When does the change take effect?

Most changes for workplace plans go into effect the first of the month, which follows the event or the date you reported the event seeking coverage or changes. For cancellations, it may be the last day of the month after the event. Mid-month changes normally only are done in the event of a birth or death. Plan rules can vary, so speak with your health insurance administrator to find out for certain.

With most Marketplace plans, if you enroll by the 15th of the month, coverage begins the first day of the next month. However, if you enroll after the birth of a child, coverage can begin, retroactively, the day the baby is born – even if you don’t enroll the baby until up to 60 days after the birth.

 

Medicare has different rules

Enrollment for Medicare comes with its own set of rules. A person becomes eligible for Medicare at age 65, unless the person has been receiving disability and social security payments. The initial enrollment period (IEP) is seven months. It begins three months before the enrollee's birth month, goes through the month of his 65th birthday, then continues for three months. Enrollment may be completed anytime within that window.

Each year, there is an open enrollment period, which runs from Oct. 15 to Dec. 7, when you can make changes to your Medicare plan or Medicare drug plan.  If you want to make changes outside of the open enrollment period, certain living or coverage changes are considered qualifying events and will create a special enrollment period. You can find the full list on Medicare.gov.

If you didn’t sign up for Medicare Part A or Part B when you were first eligible, but you enroll later, you will be hit with a late enrollment penalty. For Part A, your monthly premium could go up by as much as 10 percent. You’ll have to pay this higher premium for twice the number of years you could have carried Part A, but didn’t sign up.

For Part B, if you failed to sign up when first eligible, you’ll have to wait until the general enrollment period (Jan. 1 – March 31 and coverage starts July 1) to enroll, and you will have to pay a late penalty for as long as you have Part B. Your late enrollment penalty is paying up to 10 percent for each 12-month period that you could have had Part B, but didn’t sign up for it.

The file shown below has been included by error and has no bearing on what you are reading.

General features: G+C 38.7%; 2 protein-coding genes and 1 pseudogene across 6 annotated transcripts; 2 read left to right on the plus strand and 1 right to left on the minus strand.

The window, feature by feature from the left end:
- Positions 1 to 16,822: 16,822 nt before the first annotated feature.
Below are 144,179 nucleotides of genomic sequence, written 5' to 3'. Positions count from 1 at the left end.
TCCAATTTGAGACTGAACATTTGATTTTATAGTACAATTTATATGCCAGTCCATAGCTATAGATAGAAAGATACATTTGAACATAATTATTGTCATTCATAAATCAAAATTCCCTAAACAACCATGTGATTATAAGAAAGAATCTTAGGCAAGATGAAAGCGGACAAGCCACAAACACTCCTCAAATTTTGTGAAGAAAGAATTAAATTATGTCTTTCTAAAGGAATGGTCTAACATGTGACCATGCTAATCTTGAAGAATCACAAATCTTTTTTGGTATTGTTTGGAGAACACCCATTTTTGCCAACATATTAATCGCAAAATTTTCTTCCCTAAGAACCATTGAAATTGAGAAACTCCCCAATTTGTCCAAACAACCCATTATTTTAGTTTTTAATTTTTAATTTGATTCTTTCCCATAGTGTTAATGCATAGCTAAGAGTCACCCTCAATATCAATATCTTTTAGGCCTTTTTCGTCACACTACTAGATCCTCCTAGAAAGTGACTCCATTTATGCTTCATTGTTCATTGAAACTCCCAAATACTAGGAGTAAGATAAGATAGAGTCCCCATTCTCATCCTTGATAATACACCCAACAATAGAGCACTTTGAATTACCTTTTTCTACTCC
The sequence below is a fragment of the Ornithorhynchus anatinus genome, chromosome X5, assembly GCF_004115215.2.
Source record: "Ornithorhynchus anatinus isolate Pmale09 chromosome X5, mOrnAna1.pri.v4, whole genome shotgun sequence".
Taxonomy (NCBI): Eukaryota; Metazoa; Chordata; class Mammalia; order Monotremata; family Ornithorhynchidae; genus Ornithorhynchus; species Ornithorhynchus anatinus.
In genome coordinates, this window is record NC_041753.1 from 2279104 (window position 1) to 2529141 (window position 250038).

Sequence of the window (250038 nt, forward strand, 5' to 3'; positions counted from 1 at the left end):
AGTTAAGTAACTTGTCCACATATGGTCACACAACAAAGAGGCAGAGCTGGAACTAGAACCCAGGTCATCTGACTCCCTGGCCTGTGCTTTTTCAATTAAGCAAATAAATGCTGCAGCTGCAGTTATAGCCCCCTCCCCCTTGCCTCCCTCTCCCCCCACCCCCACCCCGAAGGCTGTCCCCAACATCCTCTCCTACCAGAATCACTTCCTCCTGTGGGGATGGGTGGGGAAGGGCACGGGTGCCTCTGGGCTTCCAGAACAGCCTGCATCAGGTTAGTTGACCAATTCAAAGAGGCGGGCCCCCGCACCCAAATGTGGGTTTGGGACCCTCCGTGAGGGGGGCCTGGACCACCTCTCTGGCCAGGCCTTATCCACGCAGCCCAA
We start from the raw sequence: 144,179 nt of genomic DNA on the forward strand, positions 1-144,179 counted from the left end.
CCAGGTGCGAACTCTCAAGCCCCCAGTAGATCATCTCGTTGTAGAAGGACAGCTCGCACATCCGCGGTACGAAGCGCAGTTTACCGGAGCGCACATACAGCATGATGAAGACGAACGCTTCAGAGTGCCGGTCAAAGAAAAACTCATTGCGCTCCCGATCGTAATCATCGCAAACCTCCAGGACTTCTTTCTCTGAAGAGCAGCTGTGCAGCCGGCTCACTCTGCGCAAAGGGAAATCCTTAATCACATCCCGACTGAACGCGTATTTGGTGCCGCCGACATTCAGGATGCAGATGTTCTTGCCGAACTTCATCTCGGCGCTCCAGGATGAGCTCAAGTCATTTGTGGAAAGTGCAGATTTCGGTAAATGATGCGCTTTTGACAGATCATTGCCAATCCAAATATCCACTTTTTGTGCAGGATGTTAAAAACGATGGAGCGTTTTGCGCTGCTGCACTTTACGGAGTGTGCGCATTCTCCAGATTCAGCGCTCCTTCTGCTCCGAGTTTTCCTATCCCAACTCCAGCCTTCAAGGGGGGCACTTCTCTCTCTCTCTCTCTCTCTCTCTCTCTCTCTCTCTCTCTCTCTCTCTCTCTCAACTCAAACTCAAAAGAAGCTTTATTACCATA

What if I don’t want insurance?

You don't have to buy it, but you will pay anyway. If you can afford insurance but choose not to buy it, the government will levy a fine called the "individual shared responsibility payment." This fine amounts to 2.5 percent of your income or a set penalty, whichever is more, and is paid when you file your federal income tax return. You owe the fee for any month you, your spouse or your dependents are uninsured, if you are uninsured for three months or longer. If you are uninsured for less than three months, you are covered by a “short gap” exception and will not be subject to a fine.

The penalty is inflating rapidly. It maxed out at $285 per household in 2014, and $975 per household in 2015. In 2016, the fee caps at $2,085 - the equivalent of the average premium for a bronze-level health insurance package through the government insurance marketplace.

What if I missed enrollment, and I don't have a qualifying event?

Some health insurance companies offer short-term health insurance coverage that can provide protection until the next window rolls around. You can compare providers and easily purchase a health insurance policy. Short-term coverage is not considered to meet the minimum essential coverage required by the ACA’s mandate and would subject you to a penalty if you go three months or more without the required coverage.

What do I need to know before the next enrollment window?

Choosing a health insurance package can be daunting, so take time to understand what you are purchasing, whether during the standard enrollment window or a special enrollment period.

If you have questions about finding the right plan for your needs, you may benefit from finding a reputable, licensed insurance broker, or working with one of your state marketplace’s navigators, whose job it is to point people toward workable plans.

Maintaining health coverage will help you and your dependents save money should you find yourself with a sudden medical emergency or if you are managing health issues. Understanding when you’re eligible to make changes is key to avoiding mistakes and missed opportunities that could lead to fines, high-cost policies, or medical bills for which you’d be on your own to pay.